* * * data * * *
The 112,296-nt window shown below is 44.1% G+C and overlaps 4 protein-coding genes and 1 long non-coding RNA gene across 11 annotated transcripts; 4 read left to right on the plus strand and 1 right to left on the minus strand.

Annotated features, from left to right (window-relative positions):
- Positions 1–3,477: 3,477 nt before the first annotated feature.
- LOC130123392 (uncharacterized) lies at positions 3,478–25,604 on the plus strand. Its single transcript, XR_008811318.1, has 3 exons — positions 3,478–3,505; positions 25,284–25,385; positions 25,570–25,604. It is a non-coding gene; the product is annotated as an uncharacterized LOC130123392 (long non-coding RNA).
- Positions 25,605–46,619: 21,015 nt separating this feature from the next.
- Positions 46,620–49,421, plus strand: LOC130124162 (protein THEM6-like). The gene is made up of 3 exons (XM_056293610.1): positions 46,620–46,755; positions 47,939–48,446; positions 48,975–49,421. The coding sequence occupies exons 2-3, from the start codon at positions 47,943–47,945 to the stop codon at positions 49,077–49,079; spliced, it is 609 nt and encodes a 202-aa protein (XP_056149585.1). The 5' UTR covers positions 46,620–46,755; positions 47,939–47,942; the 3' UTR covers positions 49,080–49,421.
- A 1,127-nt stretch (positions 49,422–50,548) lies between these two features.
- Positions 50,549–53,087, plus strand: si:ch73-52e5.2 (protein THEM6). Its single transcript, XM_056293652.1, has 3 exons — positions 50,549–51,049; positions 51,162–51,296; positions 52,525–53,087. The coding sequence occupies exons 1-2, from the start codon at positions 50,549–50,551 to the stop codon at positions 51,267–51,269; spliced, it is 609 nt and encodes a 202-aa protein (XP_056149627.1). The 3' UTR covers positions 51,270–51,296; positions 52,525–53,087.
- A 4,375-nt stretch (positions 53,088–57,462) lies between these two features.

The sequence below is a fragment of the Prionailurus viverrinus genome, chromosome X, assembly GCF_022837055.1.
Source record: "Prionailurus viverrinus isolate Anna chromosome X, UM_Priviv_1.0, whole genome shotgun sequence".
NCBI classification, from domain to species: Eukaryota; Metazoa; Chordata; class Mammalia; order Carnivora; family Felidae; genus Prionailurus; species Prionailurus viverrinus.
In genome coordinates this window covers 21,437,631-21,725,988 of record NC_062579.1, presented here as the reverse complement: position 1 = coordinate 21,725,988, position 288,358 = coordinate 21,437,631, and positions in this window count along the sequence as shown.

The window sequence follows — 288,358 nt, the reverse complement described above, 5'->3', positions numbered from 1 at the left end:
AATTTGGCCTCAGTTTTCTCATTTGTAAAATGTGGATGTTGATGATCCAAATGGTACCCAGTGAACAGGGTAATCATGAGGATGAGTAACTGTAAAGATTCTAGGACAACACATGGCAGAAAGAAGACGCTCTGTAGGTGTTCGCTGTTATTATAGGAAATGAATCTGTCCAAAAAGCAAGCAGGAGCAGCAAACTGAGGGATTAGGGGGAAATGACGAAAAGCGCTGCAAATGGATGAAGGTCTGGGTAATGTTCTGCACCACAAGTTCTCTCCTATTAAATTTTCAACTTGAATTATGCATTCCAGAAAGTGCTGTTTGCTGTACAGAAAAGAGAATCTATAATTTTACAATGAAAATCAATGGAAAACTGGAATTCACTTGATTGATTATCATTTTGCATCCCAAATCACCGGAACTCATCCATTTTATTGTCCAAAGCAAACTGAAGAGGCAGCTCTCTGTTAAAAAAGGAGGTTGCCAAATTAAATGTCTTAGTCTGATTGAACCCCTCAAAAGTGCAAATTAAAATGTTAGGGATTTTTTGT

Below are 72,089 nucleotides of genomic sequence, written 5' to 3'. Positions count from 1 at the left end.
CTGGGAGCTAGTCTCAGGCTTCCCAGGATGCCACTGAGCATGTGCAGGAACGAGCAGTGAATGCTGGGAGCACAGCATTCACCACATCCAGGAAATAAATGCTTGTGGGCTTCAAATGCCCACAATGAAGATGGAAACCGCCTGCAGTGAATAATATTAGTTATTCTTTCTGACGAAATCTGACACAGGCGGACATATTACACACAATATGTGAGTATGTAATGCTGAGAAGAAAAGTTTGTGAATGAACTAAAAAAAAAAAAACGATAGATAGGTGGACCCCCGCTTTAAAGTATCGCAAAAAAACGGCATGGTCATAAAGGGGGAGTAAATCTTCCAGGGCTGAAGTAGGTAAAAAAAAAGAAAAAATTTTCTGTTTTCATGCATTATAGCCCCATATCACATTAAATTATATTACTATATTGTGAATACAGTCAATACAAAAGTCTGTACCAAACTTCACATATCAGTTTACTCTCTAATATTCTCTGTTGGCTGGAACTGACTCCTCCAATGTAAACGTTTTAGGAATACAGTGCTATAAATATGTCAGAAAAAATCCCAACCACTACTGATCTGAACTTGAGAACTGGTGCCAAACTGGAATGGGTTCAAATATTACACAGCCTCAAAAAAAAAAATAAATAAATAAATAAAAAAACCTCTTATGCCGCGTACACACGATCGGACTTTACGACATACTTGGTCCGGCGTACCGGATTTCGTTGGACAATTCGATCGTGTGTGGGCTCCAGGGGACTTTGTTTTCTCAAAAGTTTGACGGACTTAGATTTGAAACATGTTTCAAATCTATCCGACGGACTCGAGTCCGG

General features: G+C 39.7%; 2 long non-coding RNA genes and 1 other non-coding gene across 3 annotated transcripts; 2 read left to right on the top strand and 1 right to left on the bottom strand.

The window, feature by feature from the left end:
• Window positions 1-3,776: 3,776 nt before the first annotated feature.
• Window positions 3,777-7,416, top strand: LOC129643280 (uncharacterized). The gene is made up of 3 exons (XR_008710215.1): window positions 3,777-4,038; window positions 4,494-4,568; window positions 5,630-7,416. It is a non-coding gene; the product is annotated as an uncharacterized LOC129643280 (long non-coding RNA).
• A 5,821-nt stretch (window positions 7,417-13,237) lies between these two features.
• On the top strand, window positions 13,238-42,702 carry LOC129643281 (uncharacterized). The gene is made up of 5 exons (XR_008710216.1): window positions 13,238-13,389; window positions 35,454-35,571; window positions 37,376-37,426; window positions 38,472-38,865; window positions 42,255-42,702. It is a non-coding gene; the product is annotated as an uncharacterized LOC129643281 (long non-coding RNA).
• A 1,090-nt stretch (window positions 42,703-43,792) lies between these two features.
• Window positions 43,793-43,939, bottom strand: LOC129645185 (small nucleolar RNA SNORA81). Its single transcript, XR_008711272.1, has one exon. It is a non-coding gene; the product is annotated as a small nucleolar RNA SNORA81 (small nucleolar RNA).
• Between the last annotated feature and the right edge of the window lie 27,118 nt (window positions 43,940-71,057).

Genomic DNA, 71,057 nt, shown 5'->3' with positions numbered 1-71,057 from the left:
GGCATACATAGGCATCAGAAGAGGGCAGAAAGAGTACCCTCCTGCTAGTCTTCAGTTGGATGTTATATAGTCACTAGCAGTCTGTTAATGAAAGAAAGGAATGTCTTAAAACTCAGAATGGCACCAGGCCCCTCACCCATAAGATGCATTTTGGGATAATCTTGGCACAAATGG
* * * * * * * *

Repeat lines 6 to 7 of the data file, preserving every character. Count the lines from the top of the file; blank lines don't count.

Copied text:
- Positions 46,620–49,421, plus strand: LOC130124162 (protein THEM6-like). The gene is made up of 3 exons (XM_056293610.1): positions 46,620–46,755; positions 47,939–48,446; positions 48,975–49,421. The coding sequence occupies exons 2-3, from the start codon at positions 47,943–47,945 to the stop codon at positions 49,077–49,079; spliced, it is 609 nt and encodes a 202-aa protein (XP_056149585.1). The 5' UTR covers positions 46,620–46,755; positions 47,939–47,942; the 3' UTR covers positions 49,080–49,421.
- A 1,127-nt stretch (positions 49,422–50,548) lies between these two features.